In the year of the XXIX Olympiad in Beijing it is perhaps timely for us to revisit the philosophy which inspired Pierre de Coubertin to develop the Olympic Movement, and its more familiar expression through the modern Olympic Games. Muscular Christianity, the theme of John J. MacAloon's edited volume (2007), is just that ethos.
The book spans a long history from the early inception of sport for wheelchair users in the 1940s and progresses to the Sydney Paralympics.
Until the last decade, scholarly work on the history of sport and leisure in Ireland was most noted by its absence. Historians of modern Ireland almost entirely ignored the importance of sport as a historical phenomenon, preferring to concentrate on matters of church and state.
Andrea McKenzie begins her preface to Tyburn's Martyrs by attempting to locate the 18th-century Tyburn execution in the broader modern cultural context.
This book is the result of a bold and innovative research project funded between 1999 and 2002 by the then Arts and Humanities Research Board, with further funds provided subsequently by a number of scholarly institutions. The preface further acknowledges the support of a glittering array of scholars, not least Geoffrey Parker who read through the entire draft.
Ever since the rise of American and German challenges to British industrial hegemony in the late 19th century, stories of 'decline' have played a key role in narratives of British history, extending well beyond the narrow confines of the economy. Of course, declines have taken place.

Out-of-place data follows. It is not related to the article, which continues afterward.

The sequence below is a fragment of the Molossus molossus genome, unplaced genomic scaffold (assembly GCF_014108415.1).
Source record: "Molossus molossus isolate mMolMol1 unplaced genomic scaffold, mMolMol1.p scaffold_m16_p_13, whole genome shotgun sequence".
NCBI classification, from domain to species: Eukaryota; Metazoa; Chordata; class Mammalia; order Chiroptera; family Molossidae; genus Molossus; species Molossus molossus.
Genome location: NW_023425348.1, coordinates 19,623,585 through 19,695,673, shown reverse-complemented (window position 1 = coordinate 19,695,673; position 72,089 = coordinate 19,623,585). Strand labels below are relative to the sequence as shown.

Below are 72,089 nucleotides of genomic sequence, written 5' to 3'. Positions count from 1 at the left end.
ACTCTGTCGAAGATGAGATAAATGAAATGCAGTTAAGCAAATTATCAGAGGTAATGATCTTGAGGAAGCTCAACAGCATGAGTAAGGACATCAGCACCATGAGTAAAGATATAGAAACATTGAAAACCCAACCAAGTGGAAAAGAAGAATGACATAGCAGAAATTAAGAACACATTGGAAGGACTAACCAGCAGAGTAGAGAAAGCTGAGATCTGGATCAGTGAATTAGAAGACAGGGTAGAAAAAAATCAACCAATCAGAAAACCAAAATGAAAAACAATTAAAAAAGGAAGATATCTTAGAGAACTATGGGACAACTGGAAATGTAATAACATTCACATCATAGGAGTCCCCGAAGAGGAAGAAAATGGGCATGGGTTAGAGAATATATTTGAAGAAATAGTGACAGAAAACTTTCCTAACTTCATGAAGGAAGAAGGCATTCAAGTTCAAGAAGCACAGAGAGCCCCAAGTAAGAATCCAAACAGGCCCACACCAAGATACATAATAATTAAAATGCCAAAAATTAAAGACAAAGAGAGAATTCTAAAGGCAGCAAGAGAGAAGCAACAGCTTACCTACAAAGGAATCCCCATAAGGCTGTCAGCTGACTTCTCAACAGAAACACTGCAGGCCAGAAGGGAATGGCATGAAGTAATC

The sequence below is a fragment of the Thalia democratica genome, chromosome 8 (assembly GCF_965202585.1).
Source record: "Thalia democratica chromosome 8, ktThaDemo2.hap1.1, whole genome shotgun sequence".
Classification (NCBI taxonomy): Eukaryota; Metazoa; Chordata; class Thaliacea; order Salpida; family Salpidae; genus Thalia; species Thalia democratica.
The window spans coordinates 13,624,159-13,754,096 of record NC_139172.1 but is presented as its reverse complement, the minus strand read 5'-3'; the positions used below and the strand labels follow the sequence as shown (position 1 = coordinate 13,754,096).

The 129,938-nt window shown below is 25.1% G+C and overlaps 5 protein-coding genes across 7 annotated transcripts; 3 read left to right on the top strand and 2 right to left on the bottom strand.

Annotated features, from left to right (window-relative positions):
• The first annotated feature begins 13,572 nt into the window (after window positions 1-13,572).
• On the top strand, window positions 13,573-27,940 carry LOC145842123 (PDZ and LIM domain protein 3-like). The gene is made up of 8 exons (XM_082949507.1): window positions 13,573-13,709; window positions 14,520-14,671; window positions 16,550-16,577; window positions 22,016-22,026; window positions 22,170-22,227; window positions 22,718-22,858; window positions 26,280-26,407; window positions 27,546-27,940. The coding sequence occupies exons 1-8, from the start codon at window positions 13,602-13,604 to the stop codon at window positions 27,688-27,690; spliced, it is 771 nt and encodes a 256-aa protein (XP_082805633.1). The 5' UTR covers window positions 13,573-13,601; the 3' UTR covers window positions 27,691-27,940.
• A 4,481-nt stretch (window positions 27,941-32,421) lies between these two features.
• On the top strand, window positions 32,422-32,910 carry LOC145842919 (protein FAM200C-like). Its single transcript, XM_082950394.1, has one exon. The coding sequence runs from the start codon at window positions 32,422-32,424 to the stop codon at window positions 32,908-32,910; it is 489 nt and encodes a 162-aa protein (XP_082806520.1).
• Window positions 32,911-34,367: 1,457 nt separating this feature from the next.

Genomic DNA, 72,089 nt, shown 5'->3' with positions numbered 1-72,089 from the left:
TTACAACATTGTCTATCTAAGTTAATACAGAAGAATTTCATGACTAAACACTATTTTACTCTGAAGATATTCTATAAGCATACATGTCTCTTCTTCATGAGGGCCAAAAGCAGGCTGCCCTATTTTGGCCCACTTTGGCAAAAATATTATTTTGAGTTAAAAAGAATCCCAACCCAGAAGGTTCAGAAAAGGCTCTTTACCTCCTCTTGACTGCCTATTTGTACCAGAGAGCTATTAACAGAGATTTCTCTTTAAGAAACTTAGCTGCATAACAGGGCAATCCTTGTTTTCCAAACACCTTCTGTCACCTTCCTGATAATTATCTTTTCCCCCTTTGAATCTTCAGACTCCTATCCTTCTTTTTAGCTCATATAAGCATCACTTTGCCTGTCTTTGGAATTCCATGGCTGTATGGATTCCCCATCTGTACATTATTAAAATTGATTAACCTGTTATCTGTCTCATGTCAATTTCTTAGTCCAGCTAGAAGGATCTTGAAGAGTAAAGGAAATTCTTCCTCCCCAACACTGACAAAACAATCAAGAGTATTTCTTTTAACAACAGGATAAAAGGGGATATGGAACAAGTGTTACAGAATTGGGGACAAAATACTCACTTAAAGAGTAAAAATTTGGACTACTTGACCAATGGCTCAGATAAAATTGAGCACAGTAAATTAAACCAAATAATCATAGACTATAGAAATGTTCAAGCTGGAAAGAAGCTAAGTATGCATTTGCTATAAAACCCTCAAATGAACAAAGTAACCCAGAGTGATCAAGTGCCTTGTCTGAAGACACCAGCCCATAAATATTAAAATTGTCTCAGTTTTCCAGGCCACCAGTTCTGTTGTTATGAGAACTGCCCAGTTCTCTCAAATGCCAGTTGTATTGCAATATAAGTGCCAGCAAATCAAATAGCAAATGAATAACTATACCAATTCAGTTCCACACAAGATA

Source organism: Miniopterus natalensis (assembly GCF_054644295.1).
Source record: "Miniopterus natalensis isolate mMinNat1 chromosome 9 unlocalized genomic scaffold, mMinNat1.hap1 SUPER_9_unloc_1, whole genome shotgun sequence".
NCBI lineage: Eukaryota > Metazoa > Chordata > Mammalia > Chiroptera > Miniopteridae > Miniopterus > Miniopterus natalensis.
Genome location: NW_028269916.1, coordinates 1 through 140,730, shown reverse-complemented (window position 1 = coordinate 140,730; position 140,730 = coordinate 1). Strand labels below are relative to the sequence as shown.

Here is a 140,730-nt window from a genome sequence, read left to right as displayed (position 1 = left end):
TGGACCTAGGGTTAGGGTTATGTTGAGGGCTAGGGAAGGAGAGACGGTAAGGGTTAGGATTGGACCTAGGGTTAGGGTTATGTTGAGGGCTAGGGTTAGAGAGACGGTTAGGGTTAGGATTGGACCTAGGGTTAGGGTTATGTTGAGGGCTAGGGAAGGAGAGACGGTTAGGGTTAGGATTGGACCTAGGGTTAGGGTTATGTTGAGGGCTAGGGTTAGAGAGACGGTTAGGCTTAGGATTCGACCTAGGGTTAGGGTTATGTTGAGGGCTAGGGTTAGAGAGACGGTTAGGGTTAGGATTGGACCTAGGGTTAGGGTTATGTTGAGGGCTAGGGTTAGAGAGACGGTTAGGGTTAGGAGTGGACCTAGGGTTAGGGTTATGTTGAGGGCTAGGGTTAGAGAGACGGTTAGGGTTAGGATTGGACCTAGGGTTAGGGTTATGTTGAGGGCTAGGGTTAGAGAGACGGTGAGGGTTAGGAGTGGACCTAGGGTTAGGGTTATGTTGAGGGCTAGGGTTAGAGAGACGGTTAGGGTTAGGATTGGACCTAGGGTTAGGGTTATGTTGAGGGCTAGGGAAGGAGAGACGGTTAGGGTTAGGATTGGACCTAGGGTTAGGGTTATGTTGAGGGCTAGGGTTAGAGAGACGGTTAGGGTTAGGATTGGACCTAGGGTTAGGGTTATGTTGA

Gwenda Morgan's The Debate on the American Revolution adds a valuable volume to Manchester University Press's series on Issues in History. Stretching the American Revolution forward to the construction and ratification of the American federal constitution, she surveys and sifts through a vast literature that has grown exponentially over the last several decades.
As P. G. Maxwell-Stuart notes in his introduction to these selections, the Malleus Maleficarum (c.1486) has elicited periodic interest throughout the last hundred years, perhaps more than it ever did in the two centuries or so of witch persecution after its first publication (p. 36).
In 1900 the Conservatives won 51 of the 59 London parliamentary seats. Alex Windscheffel's fine monograph provides a commentary on how the party achieved such parliamentary dominance in the most busy and complex of British cities. Yet the book is much more than just a commentary, as its manifesto-like introduction makes clear.
First time as tragedy, second time as kitsch. During the 1990s, China took on board Deng Xiaoping's message that 'to get rich is glorious'. Yet some of the country's elite, jaded by the endless supply of luxury goods now available in Beijing and Shanghai, favour restaurants with a new spin: the peasant cuisine of the Cultural Revolution.